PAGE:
Forum for Science, Industry and Business

Sponsored by:     3M 
Search our Site:

 

The world's tiniest first responders

21.06.2018

'Walking molecules" haul away damaged DNA to the cell's emergency room

The cell has its own paramedic team and emergency room to aid and repair damaged DNA, a new USC Dornsife study reveals.


An artistic rendering of the mechanism responsible for relocalization of heterochromatic repair sites during homologous recombination. A nuclear myosin walks along a dynamic nuclear actin filament, carrying broken DNA for repair.

Credit: Yekaterina Kadyshevskaya, USC

The findings are timely, as scientists are delving into the potential of genome editing with the DNA-cutting enzyme, CRISPR-Cas9, to treat diseases or to advance scientific knowledge about humans, plants, animals and other organisms, said Irene Chiolo, Gabilan Assistant Professor of biological sciences at the USC Dornsife College of Letters, Arts and Sciences.

Genome editing has arrived before scientists have thoroughly studied the significance and impact of DNA damage and repair on aging and disease, such as cancer. Chiolo's work has been revealing more about those processes.

For the study published today in Nature, Chiolo and her team of researchers at USC Dornsife, using fluorescent markers, tracked what happened when DNA was damaged in fruit fly cells and mouse cells. They saw how the cell launches an emergency response to repair broken DNA strands from a type of tightly-packed DNA, heterochromatin.

"Heterochromatin is also referred to as the 'dark matter of the genome,' because so little is known about it," said Chiolo. "But DNA damage in heterochromatin is likely a major driving force for cancer formation."

Don't call it junk

Repeated DNA sequences have had a bad nickname, "junk DNA," for about 20 years. Scientists decoding the genome called it junk because they were initially focused on understanding the functions of individual genes.

Since then, studies have shown that repeated DNA sequences are in fact essential for many nuclear activities, but their defective repair is also linked to aging and disease.

"Heterochromatin is mostly composed of repeated DNA sequences," Chiolo said. "The low gene content is part of the reason why these sequences are less characterized."

In fact, mutations that compromise heterochromatin repair result in massive chromosome rearrangements affecting the entire genome.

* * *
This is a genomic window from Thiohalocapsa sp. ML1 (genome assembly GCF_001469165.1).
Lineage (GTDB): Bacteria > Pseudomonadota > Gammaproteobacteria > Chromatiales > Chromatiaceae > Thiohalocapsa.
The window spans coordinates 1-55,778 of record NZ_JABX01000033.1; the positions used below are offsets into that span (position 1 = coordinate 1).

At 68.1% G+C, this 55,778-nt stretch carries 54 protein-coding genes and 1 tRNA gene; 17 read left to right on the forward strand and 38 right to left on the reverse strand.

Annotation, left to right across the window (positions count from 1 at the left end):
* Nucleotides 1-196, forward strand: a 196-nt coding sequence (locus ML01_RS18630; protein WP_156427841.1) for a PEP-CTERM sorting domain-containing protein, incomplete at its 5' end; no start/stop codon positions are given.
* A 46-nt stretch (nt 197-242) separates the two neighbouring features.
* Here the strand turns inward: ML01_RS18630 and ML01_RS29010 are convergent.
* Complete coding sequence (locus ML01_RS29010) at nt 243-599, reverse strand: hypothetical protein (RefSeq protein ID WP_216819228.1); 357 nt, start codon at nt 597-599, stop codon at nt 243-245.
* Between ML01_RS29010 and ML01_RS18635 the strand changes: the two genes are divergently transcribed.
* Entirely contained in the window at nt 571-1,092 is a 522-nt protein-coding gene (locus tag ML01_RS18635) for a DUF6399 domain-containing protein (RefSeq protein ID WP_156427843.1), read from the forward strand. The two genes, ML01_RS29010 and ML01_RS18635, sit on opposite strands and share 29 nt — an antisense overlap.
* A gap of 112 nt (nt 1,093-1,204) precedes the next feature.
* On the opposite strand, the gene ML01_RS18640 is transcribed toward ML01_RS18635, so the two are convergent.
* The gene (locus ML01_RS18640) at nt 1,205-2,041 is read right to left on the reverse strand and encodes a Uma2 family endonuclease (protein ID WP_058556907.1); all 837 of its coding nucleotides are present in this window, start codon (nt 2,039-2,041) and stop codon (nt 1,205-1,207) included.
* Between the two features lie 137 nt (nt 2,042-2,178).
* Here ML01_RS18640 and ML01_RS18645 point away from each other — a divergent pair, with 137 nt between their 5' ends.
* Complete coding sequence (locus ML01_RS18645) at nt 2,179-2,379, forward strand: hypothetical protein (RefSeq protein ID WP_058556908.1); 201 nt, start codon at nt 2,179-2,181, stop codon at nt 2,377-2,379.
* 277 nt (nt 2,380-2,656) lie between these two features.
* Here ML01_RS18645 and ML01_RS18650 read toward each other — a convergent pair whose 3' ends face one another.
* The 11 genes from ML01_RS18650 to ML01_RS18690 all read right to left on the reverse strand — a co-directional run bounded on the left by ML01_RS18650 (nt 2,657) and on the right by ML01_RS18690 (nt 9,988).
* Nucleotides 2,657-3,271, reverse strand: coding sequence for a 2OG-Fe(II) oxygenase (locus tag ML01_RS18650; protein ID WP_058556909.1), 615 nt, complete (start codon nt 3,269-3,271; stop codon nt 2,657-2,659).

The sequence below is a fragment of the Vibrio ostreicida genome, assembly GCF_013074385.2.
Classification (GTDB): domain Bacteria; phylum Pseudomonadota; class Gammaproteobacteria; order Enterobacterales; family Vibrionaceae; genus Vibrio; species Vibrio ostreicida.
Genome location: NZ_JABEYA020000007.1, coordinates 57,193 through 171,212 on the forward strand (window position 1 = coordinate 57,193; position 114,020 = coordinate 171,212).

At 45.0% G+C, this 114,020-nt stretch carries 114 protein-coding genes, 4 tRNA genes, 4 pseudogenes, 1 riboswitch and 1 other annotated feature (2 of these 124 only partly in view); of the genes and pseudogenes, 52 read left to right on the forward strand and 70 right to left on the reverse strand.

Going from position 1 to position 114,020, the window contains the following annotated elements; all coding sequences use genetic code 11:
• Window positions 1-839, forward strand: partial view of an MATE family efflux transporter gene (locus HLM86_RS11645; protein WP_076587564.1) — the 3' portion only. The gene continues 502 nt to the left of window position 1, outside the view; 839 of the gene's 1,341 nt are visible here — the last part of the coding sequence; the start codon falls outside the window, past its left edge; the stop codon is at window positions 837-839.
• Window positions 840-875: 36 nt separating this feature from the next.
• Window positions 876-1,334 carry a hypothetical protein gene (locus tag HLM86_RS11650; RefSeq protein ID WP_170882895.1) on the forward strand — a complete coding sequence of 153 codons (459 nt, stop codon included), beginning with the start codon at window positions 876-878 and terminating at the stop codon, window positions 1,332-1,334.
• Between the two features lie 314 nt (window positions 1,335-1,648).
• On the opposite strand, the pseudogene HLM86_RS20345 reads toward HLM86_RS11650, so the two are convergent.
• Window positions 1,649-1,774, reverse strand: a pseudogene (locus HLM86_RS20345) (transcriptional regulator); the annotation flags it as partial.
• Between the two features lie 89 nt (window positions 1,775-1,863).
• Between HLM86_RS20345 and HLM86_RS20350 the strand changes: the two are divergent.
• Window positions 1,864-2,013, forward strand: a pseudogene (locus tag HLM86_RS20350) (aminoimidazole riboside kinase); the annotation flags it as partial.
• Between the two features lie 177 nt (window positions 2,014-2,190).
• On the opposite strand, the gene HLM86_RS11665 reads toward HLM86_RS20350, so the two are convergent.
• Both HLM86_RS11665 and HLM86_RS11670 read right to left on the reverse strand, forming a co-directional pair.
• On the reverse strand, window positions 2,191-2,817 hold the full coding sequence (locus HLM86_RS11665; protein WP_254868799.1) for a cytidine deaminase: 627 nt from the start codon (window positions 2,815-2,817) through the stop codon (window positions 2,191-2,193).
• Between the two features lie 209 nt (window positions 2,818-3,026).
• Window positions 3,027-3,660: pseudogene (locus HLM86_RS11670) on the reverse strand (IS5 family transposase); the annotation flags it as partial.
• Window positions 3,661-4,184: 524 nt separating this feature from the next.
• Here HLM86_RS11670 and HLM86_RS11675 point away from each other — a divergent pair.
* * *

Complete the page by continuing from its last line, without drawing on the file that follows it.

First responders take a walk

The scientists found that after the DNA strands are broken, the cell prompts a series of threads-- nuclear actin filaments-- to assemble and create a temporary highway to the edge of the nucleus. Then come the paramedics -- proteins known as myosins.

"Myosins are conveyed as a walking molecule because they have two legs. One is attached and the other moves. It's like a molecular machine that walks along the filaments."

The myosins pick up the injured DNA, walk along the filament road and then reach the emergency room, a pore at the periphery of the nucleus.

"We knew, based on our prior study, that there was an emergency room -- the nuclear pore where the cell fixes its broken DNA strands. Now, we have discovered how the damaged DNA travels there" Chiolo said. "What we think is happening here is that the damage triggers a defense mechanism that quickly builds the road, the actin filament, while also turning on an ambulance, the myosin."

The researchers plan further studies examining the repair of DNA in heterochromatin.

"I'm excited to see how the molecular mechanisms we uncovered work in humans, as well as in plants that have much larger heterochromatin. It will be fascinating to see how such a complex repair mechanism functions and evolves over time and what aspects of the mechanisms may be adapted for other functions," said Christopher Caridi, a co-lead author for the study and a postdoctoral researcher in Chiolo's lab at USC Dornsife.

###

Other study co-authors were Carla D'Agostino (co-lead author), as well as Taehyun Ryu, Grzegorz Zapotoczny, Laetitia Delabaere, Xiao Li, Varandt Y. Khodaverdian, Emily Lin and Alesandra Rau, all at USC Dornsife's Department of Molecular and Computational Biology. Co-author Nuno Amaral, formerly of the department, is at the Karolinska Institute in Sweden.

The study was supported by a grant from the USC Gold Family and Research Enhancement Fellowships to Taehyun Ryu, as well as a NIH R01 (GM117376), a Mallinckrodt Foundation Award, and a National Science Foundation Career grant (1751197) to Chiolo.